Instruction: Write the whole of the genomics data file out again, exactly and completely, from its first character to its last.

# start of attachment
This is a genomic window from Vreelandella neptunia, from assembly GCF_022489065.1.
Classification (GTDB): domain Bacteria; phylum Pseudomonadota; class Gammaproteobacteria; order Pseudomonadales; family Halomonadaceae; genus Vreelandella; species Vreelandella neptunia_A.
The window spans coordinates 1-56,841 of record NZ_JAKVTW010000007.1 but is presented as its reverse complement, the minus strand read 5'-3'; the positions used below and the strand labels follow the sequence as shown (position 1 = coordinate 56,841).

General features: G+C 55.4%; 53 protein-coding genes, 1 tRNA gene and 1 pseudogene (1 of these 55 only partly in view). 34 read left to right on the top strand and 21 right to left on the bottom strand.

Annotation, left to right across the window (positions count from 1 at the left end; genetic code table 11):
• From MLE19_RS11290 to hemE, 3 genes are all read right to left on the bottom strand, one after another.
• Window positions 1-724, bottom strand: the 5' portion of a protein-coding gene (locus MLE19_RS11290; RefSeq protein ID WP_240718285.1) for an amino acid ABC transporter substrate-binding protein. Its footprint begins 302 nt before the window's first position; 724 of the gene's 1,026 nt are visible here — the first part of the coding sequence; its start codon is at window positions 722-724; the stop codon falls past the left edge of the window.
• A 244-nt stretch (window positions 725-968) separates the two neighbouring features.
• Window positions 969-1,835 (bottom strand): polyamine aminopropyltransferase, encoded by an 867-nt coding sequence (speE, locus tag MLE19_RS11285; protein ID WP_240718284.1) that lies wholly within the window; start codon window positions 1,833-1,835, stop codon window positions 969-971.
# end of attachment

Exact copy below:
This is a genomic window from Vreelandella neptunia, from assembly GCF_022489065.1.
Classification (GTDB): domain Bacteria; phylum Pseudomonadota; class Gammaproteobacteria; order Pseudomonadales; family Halomonadaceae; genus Vreelandella; species Vreelandella neptunia_A.
The window spans coordinates 1-56,841 of record NZ_JAKVTW010000007.1 but is presented as its reverse complement, the minus strand read 5'-3'; the positions used below and the strand labels follow the sequence as shown (position 1 = coordinate 56,841).

General features: G+C 55.4%; 53 protein-coding genes, 1 tRNA gene and 1 pseudogene (1 of these 55 only partly in view). 34 read left to right on the top strand and 21 right to left on the bottom strand.

Annotation, left to right across the window (positions count from 1 at the left end; genetic code table 11):
• From MLE19_RS11290 to hemE, 3 genes are all read right to left on the bottom strand, one after another.
• Window positions 1-724, bottom strand: the 5' portion of a protein-coding gene (locus MLE19_RS11290; RefSeq protein ID WP_240718285.1) for an amino acid ABC transporter substrate-binding protein. Its footprint begins 302 nt before the window's first position; 724 of the gene's 1,026 nt are visible here — the first part of the coding sequence; its start codon is at window positions 722-724; the stop codon falls past the left edge of the window.
• A 244-nt stretch (window positions 725-968) separates the two neighbouring features.
• Window positions 969-1,835 (bottom strand): polyamine aminopropyltransferase, encoded by an 867-nt coding sequence (speE, locus tag MLE19_RS11285; protein ID WP_240718284.1) that lies wholly within the window; start codon window positions 1,833-1,835, stop codon window positions 969-971.